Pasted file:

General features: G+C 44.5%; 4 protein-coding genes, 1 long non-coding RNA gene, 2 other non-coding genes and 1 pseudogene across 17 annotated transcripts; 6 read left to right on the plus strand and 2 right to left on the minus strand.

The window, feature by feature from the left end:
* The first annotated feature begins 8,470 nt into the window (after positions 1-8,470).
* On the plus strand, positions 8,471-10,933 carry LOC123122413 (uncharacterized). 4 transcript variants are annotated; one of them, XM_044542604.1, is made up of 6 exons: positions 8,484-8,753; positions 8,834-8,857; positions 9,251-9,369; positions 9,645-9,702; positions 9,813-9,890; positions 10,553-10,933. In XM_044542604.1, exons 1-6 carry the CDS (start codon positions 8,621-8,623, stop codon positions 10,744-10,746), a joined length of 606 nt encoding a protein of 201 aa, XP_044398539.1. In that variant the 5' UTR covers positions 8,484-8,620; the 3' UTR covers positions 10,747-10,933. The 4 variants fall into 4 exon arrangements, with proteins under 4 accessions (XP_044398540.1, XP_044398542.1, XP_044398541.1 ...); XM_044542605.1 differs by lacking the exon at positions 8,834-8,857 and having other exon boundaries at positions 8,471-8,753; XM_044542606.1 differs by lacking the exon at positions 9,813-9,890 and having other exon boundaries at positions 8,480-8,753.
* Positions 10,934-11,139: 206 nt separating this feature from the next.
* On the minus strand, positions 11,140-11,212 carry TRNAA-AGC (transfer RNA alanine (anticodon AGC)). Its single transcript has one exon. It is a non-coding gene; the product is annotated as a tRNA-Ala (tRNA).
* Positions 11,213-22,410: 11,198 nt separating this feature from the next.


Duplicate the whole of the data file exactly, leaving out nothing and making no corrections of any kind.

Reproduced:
General features: G+C 44.5%; 4 protein-coding genes, 1 long non-coding RNA gene, 2 other non-coding genes and 1 pseudogene across 17 annotated transcripts; 6 read left to right on the plus strand and 2 right to left on the minus strand.

The window, feature by feature from the left end:
* The first annotated feature begins 8,470 nt into the window (after positions 1-8,470).
* On the plus strand, positions 8,471-10,933 carry LOC123122413 (uncharacterized). 4 transcript variants are annotated; one of them, XM_044542604.1, is made up of 6 exons: positions 8,484-8,753; positions 8,834-8,857; positions 9,251-9,369; positions 9,645-9,702; positions 9,813-9,890; positions 10,553-10,933. In XM_044542604.1, exons 1-6 carry the CDS (start codon positions 8,621-8,623, stop codon positions 10,744-10,746), a joined length of 606 nt encoding a protein of 201 aa, XP_044398539.1. In that variant the 5' UTR covers positions 8,484-8,620; the 3' UTR covers positions 10,747-10,933. The 4 variants fall into 4 exon arrangements, with proteins under 4 accessions (XP_044398540.1, XP_044398542.1, XP_044398541.1 ...); XM_044542605.1 differs by lacking the exon at positions 8,834-8,857 and having other exon boundaries at positions 8,471-8,753; XM_044542606.1 differs by lacking the exon at positions 9,813-9,890 and having other exon boundaries at positions 8,480-8,753.
* Positions 10,934-11,139: 206 nt separating this feature from the next.
* On the minus strand, positions 11,140-11,212 carry TRNAA-AGC (transfer RNA alanine (anticodon AGC)). Its single transcript has one exon. It is a non-coding gene; the product is annotated as a tRNA-Ala (tRNA).
* Positions 11,213-22,410: 11,198 nt separating this feature from the next.